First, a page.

New Release: Tor Browser 8.0.4

Tor Browser 8.0.4 is now available from the Tor Browser Project page and also from our distribution directory.

This release features important security updates to Firefox.

Tor Browser 8.0.4 contains updates to Tor (0.3.4.9), OpenSSL (1.0.2q) and other bundle components. Additionally, we backported a number of patches from our alpha series where they got some baking time. The most important ones are

  • a defense against protocol handler enumeration which should enhance our fingerprinting resistance,
  • enabling Stylo for macOS users by bypassing a reproducibility issue caused by Rust compilation and
  • setting back the sandboxing level to 5 on Windows (the Firefox default), after working around some Tor Launcher interference causing a broken Tor Browser experience.

Moreover, we ship an updated donation banner for our year-end donation campaign.

The full changelog since Tor Browser 8.0.3 is:

  • All platforms
    • Update Firefox to 60.4.0esr
    • Update Tor to 0.3.4.9
    • Update OpenSSL to 1.0.2q
    • Update Torbutton to 2.0.9
      • Bug 28540: Use new text for 2018 donation banner
      • Bug 28515: Use en-US for english Torbutton strings
      • Translations update
    • Update HTTPS Everywhere to 2018.10.31
    • Update NoScript to 10.2.0
    • Bug 1623: Block protocol handler enumeration (backport of fix for #680300)
    • Bug 25794: Disable pointer events
    • Bug 28608: Disable background HTTP response throttling
    • Bug 28185: Add smallerRichard to Tor Browser
  • Windows
    • Bug 26381: about:tor page does not load on first start on Windows
    • Bug 28657: Remove broken FTE bridge from Tor Browser
  • OS X
    • Bug 26475: Fix Stylo related reproducibility issue
    • Bug 26263: App icon positioned incorrectly in macOS DMG installer window
  • Linux
    • Bug 26475: Fix Stylo related reproducibility issue
    • Bug 28657: Remove broken FTE bridge from Tor Browser
  • Build System
    • All Platforms
      • Bug 27218: Generate multiple Tor Browser bundles in parallel

I looked into it more. One or several fonts don't work correctly in 8.0.4. It isn't a particular website and not on every website. 8.0.3 works flawlessly. Here are the screenshots to explain better. I don't think it's the tor protocol.

https://postimg.cc/fVYv19s4
https://postimg.cc/jwDn0pfW
https://postimg.cc/1Vc9LBvn
https://postimg.cc/hXhXdFC2
https://postimg.cc/Yvmp7tDB
https://postimg.cc/N5331mDZ

What is the cause for this?

Hard to say. My guess is some software on your system interfering with Tor Browser. Looking at the Changelog for 8.0.4 I somehow doubt this is caused by any of our changes. But maybe that's some weird sandboxing related thing. Does opening about:config and setting security.sandbox.content.level to 2 (and restarting) solve this problem?

security.sandbox.content.level is and was set to 2 already for many reboots and TorBrowser restarts as well. I didn't ever change it. My guess is this setting was and is set to 2 all along. After reading the Changelogs i also doubt if those changes could be the cause. Windows can't be the problem. All TorBrowsers since 4.0.0 and all versions before that run very good. It isn't very likely that some software could pose a problem. 8.0.3 runs. It is only 8.0.4 that suddenly has a bit of a difficulty.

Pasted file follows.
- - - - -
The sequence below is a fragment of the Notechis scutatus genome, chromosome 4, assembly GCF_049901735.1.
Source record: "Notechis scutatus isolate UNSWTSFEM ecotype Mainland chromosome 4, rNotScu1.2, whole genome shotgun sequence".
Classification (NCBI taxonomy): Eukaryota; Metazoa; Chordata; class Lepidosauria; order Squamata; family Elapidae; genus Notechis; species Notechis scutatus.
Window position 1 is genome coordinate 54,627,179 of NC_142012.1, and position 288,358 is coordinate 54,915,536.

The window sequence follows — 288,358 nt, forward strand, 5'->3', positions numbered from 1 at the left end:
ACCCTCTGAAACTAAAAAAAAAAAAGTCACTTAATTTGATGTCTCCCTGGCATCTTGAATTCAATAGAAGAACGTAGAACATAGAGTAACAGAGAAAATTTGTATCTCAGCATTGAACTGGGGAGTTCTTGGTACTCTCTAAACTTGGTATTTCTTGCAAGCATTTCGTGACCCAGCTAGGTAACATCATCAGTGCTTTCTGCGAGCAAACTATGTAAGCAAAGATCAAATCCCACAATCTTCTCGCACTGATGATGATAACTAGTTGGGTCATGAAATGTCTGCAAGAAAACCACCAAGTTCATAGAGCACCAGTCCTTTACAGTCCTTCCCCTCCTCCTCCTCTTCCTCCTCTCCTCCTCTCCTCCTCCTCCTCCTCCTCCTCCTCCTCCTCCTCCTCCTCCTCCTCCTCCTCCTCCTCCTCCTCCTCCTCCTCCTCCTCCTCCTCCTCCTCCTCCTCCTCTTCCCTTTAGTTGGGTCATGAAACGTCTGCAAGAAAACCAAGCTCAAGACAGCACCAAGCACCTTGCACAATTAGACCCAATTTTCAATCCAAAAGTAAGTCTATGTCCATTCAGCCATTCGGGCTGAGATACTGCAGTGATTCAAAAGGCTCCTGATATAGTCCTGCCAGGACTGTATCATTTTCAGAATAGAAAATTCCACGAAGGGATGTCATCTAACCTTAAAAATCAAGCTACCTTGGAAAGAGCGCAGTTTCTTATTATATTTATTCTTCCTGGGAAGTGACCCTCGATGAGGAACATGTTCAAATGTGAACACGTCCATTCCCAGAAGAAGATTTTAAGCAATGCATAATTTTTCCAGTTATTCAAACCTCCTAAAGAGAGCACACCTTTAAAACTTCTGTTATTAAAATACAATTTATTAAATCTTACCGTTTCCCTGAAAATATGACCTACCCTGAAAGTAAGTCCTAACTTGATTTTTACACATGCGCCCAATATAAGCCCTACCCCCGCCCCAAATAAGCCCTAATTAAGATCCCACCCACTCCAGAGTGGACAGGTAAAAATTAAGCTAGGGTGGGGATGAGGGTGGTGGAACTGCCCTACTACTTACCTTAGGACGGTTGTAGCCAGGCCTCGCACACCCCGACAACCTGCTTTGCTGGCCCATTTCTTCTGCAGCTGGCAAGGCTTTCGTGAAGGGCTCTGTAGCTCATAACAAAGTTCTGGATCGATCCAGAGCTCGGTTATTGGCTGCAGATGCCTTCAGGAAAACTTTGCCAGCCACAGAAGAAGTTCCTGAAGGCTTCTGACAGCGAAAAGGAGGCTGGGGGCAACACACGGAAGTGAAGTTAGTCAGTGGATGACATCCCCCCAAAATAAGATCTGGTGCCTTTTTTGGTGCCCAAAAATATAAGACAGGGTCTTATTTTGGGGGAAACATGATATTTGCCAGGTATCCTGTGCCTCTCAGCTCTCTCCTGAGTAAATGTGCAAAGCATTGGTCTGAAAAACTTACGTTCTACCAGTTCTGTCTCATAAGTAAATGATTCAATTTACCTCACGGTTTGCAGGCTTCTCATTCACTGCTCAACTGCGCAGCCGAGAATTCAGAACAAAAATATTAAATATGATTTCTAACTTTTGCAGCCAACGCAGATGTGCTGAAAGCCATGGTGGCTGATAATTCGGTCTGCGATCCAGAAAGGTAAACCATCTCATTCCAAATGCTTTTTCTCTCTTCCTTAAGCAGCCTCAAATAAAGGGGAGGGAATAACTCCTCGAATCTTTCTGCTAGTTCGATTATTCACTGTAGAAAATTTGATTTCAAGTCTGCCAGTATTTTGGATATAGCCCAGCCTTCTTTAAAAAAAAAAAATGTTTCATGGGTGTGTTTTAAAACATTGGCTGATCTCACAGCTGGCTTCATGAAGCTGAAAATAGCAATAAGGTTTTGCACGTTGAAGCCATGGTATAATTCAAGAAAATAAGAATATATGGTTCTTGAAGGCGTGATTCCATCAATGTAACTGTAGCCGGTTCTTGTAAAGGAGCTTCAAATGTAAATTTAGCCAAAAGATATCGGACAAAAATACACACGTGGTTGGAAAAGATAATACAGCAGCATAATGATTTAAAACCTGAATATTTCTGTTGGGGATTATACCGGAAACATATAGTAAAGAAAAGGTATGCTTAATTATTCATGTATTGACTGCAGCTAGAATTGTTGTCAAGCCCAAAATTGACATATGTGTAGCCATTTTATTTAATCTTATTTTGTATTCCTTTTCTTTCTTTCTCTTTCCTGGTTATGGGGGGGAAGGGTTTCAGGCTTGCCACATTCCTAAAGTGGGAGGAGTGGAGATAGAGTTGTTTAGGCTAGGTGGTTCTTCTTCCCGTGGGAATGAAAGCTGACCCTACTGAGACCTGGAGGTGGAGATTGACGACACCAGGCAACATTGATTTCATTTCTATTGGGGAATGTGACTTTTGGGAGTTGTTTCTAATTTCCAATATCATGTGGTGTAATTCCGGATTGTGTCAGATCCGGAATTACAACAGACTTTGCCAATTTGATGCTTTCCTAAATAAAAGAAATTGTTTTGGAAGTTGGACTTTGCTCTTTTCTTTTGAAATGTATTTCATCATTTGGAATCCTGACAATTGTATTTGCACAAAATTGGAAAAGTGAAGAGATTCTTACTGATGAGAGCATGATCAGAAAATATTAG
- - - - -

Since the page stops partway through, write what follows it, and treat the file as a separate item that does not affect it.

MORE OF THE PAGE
Some software interfering with Tor Browser i would have noticed and would have cleared the problem. I would have happened in previous versions, but it did't.

Did the compiler say anything? Perhaps messages different between 8.0.3 and 8.0.4?

But the sandbox level should be on "5" now after the update. So, I wonder what went wrong in your case, or did you set that preference to "2" yourself?

Additionally, it would not be the first time that minor version updates, especially if they contain updates to Tor as well (which this version does), causes issues with installed Antivirus/Firewall software. So, I would not dismiss that option right from the beginning.

Tried both sandboxing levels 5 and 2. 8.0.4 won't run correctly inside of a VirtualBox VM. Seems sandboxing isn't the problem. No Antivirus. Guest Additions installed. Flashplayer installed, not as plugin or addon.
But aside from that, 8.0.3 and previous versions prevail.
Tried the partial update from 8.0.3 to 8.0.4 and the complete new download of 8.0.4. Doesn't work both ways.
But overwriting the old \Tor directory with the new one, it works with all versions up to 8.0.3.

Anonymous

December 11, 2018

Permalink

Tor often wont work and is incredibly slow. Has this upgrade addressed these issues - or is it a censorship issue in New Zealand.

Also I understand 'Brave' works with Tor - how can I configure this as preferences greyed out.

Thanks a bunch -This crone is not well versed in tech world - but endeavoring to stay ahead of the game.

"... incredibly slow. Has this upgrade addressed these issues - or is it a censorship issue in New Zealand"
Maybe your ISP has implemented a biased policy against Tor users? (an imaginative guess)

"I understand 'Brave' works with Tor - how can I configure this as preferences greyed out"
I've never tried Brave browser. Are you saying that Brave's preferences won't allow you to set proxy connections (to connect through Tor)?

"stay ahead of the game"
reminding me of the joke about needing only to be faster than someone else, when running from a bear.

Anonymous

December 11, 2018

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Every new open tab freezes the tor browser until it charges. Also, until now, tor browser no integrates with the desktop theme.

Linux

Anonymous

December 11, 2018

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Tip for everyone:
If you use a bridge, occasionally check which version of tor that the bridge is running, and check whether or not the bridge's version is "Recommended" anymore. Go to the Relay Search on https://metrics.torproject.org/rs.html and paste the bridge's fingerprint into the search box.